al. (2000). Investigation of executive function change following anterior tempo-
ral lobectomy: Selective normalization of verbal fluency. Neuropsychology, 14,
Mayes, A. R., Isaac, C. L., Holdstock, J. S., Cariga, P., Gummer, A., & Roberts, N. (2003).
Long-term amnesia: A review and detailed illustrative case study. Cortex, 39,
Mazzoni, G., & Cornoldi, C. (1993). Strategies in study time allocation: Why is study
time sometimes not effective? Journal of Experimental Psychology: General, 122,
Mazzoni, G., Cornoldi, C., & Marchitelli, G. (1990). Do memorability ratings affect
study-time allocation? Memory & Cognition, 18, 196–204.
McGlynn, S. M., & Kaszniak, A. W. (1991). When metacognition fails: Impaired
awareness of deficit in Alzheimer’s disease. Journal of Cognitive Neuroscience,
Metcalfe, J., & Kornell, N. (2003). The dynamics of learning and allocation of study
Miyake, A., Friedman, N. P., Emerson, M. J., Witzki, A. H., Howerter, A., & Wager, T. D.
(2000). The unity and diversity of executive functions and their contributions to
complex frontal lobe tasks: A latent variable analysis. Cognitive Psychology, 41,
Modirrousta, M., & Fellows, L. K. (2008). Medial prefrontal cortex plays a critical
and selective role in ‘feeling-of-knowing’ meta-memory judgements. Neuropsy-
chologia, 46, 2958–2965.
Moulin, C. J. A., Perfect, T. J., & Jones, R. W. (2000). Global predictions of memory
in Alzheimer’s disease: Evidence for preserved metamemory monitoring. Aging,
Neuropsychology, and Cognition, 7, 230–244.
Nelson, T. O. (1984). A comparison of current measures of the accuracy of feeling-
of-knowing predictions. Psychological Bulletin, 95, 109–133.
Nelson, T. O., & Narens, L. (1990). Metamemory: A theoretical framework and new
findings. The Psychology of Learning and Motivation, 26, 125–173.
Nelson, H. E., & Willison, J. (1991). Restandardisation of the NART against the WAIS-
R. In H. E. Nelson (Ed.), National adult reading test (NART). Test manual (2nd ed.,
pp. 13–23). Windsor: Nelson.
O’Connor, M., Sieggreen, M. A., Ahern, G., Schomer, D., & Mesulam, M. (1997). Accel-
erated forgetting in association with temporal lobe epilepsy and paraneoplastic
encephalitis. Brain and Cognition, 35, 71–84.
O’Shea, M. F., Saling, M. M., Bladin, P. F., & Berkovic, S. F. (1996). Does naming con-
tribute to memory self-report in temporal lobe epilepsy? Journal of Clinical and
Experimental Neuropsychology, 18, 98–109.
Pannu, J. K., & Kaszniak, A. W. (2005). Metamemory experiments in neurological
populations: A review. Neuropsychology Review, 15, 105–129.
frontal lobe damage. Journal of the International Neuropsychological Society, 11,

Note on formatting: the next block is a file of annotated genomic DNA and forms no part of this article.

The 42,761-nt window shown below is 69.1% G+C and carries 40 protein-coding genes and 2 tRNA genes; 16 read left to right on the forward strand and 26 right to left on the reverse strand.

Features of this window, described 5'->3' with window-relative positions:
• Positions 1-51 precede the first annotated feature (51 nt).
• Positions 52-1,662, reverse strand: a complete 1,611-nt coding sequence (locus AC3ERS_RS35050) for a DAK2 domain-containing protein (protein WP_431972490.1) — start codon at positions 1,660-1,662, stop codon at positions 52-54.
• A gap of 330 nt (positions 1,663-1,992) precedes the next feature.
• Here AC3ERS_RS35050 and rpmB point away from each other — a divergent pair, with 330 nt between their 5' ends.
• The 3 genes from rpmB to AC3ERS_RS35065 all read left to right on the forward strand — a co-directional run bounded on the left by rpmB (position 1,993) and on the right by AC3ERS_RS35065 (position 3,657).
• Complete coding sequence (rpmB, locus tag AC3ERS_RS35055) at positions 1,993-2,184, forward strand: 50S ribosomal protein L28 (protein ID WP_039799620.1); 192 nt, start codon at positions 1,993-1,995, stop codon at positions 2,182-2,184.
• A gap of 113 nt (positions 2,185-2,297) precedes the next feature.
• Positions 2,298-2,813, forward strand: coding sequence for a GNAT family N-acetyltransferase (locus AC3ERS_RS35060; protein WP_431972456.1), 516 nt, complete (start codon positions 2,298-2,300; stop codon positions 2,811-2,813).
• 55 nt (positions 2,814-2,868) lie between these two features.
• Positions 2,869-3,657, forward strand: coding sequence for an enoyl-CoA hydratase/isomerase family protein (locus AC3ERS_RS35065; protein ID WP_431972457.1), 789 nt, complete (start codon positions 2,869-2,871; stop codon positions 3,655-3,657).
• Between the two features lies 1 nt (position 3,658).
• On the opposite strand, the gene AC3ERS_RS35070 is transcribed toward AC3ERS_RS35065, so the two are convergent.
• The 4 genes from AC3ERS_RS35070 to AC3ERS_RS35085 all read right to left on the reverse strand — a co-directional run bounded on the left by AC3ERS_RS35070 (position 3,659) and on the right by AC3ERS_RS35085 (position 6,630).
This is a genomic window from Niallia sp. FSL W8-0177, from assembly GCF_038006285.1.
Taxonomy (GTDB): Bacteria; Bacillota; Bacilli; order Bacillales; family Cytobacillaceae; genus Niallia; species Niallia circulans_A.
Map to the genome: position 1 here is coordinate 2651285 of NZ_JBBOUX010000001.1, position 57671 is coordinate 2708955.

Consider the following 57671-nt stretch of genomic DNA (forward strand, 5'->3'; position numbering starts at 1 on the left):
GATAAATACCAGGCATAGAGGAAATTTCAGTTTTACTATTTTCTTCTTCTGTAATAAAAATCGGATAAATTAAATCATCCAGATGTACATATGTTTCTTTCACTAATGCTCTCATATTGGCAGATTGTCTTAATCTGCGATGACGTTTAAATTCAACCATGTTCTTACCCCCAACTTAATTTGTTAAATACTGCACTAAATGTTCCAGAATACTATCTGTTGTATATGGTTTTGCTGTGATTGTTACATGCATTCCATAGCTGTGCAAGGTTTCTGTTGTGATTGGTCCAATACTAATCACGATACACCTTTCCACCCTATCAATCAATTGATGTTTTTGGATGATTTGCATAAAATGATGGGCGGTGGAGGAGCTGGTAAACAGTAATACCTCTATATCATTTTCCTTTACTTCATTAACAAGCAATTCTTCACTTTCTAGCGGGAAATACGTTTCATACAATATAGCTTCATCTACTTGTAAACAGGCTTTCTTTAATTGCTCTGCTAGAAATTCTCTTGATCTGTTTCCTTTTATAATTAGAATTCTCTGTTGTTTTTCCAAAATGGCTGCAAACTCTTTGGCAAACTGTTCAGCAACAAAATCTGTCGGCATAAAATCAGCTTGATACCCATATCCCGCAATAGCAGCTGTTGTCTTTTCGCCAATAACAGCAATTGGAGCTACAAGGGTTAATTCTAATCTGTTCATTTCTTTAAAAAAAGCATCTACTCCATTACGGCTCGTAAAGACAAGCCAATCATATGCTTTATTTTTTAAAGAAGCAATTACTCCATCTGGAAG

Prevey, M. L., Delaney, R. C., & Mattson, R. H. (1988). Metamemory in temporal lobe
epilepsy: Self-monitoring of memory functions. Brain and Cognition, 7, 298–
temporal lobe epilepsy: Monitoring knowledge inaccessible to conscious recall.
Cortex, 27, 81–92.
Rapcsak, S. Z., Pannu, J. K., & Kaszniak, A. W. (2005). Monitoring and control process-
ing in prosopagnosia. Manuscript in preparation.
Schnyer, D. M., Verfaellie, M., Alexander, M., LaFleche, G., Nicholls, L., & Kaszniak,
A. W. (2004). A role for right medial prefrontal cortex in accurate feeling-of-
knowing judgements: Evidence from patients with lesions to frontal cortex.
Neuropsychologia, 42, 957–966.
Schnyer, D. M., Nicholls, L., & Verfaellie, M. (2005). The role of VMPC in metamemo-
rial judgements of content retrievability. Journal of Cognitive Neuroscience, 17,
Shimamura, A. (2000). Toward a cognitive neuroscience of metacognition. Con-
sciousness and Cognition, 9, 313–323.
Shimamura, A. P., & Squire, L. R. (1986). Memory and metamemory: A study of
feeling-of-knowing phenomenon in amnesic patients. Journal of Experimental
Psychology: Learning, Memory and Cognition, 12, 452–460.
Shimamura, A., Janowsky, J., & Squire, L. (1991). What is the role of frontal lobe dam-
age in memory disorders? In H. D. Levin, H. M. Eisenberg, & A. L. Benton (Eds.),
Frontal lobe functioning and dysfunction. New York: Oxford University Press.
Son, L. K., & Metcalfe, J. (2000). Metacognitive and control strategies in study-time
allocation. Journal of Experimental Psychology: Learning, Memory, and Cognition,
Souchay, C. (2007). Metamemory in Alzheimer’s disease. Cortex, 43, 987–1003.
Souchay, C., Isingrini, M., & Espagnet, L. (2000). Relations between feeling-of-
knowing and frontal lobe functioning in older adults. Neuropsychology, 14,
Squire, L. R. (1992). Memory and the hippocampus: A synthesis from findings with
rats, monkeys, and humans. Psychological Review, 99, 195–231.
Thompson, P. J., & Corcoran, R. (1992). Everyday memory failures in people with
epilepsy. Epilepsia, 33, 18–20.
C.E. Howard et al. / Neuropsychologia 48 (2010) 921–932
Vermeulen, J., Aldenkamp, A. P., & Alpherts, W. C. (1993). Memory complaints in
epilepsy: Correlations with cognitive performance and neuroticism. Epilepsy
Research, 15, 157–170.
after frontal lobe lesions. Neuropsychology, 12, 268–277.
Vilkki, J., Surma-aho, O., & Servo, A. (1999). Inaccurate prediction of retrieval in a
face matrix learning task after right frontal lobe lesions. Neuropsychology, 13,
Wechsler, D. (1997a). Manual for the Wechsler adult intelligence scale (3rd ed.). San
Antonio, TX: The Psychological Corporation.
Wechsler, D. (1997b). Manual for the Wechsler memory scale (3rd ed.). San Antonio,
TX: The Psychological Corporation.
Zigmond, A. S., & Snaith, R. P. (1983). The hospital anxiety depression scale. Acta
Psychiatrica Scandinavica, 67, 361–370.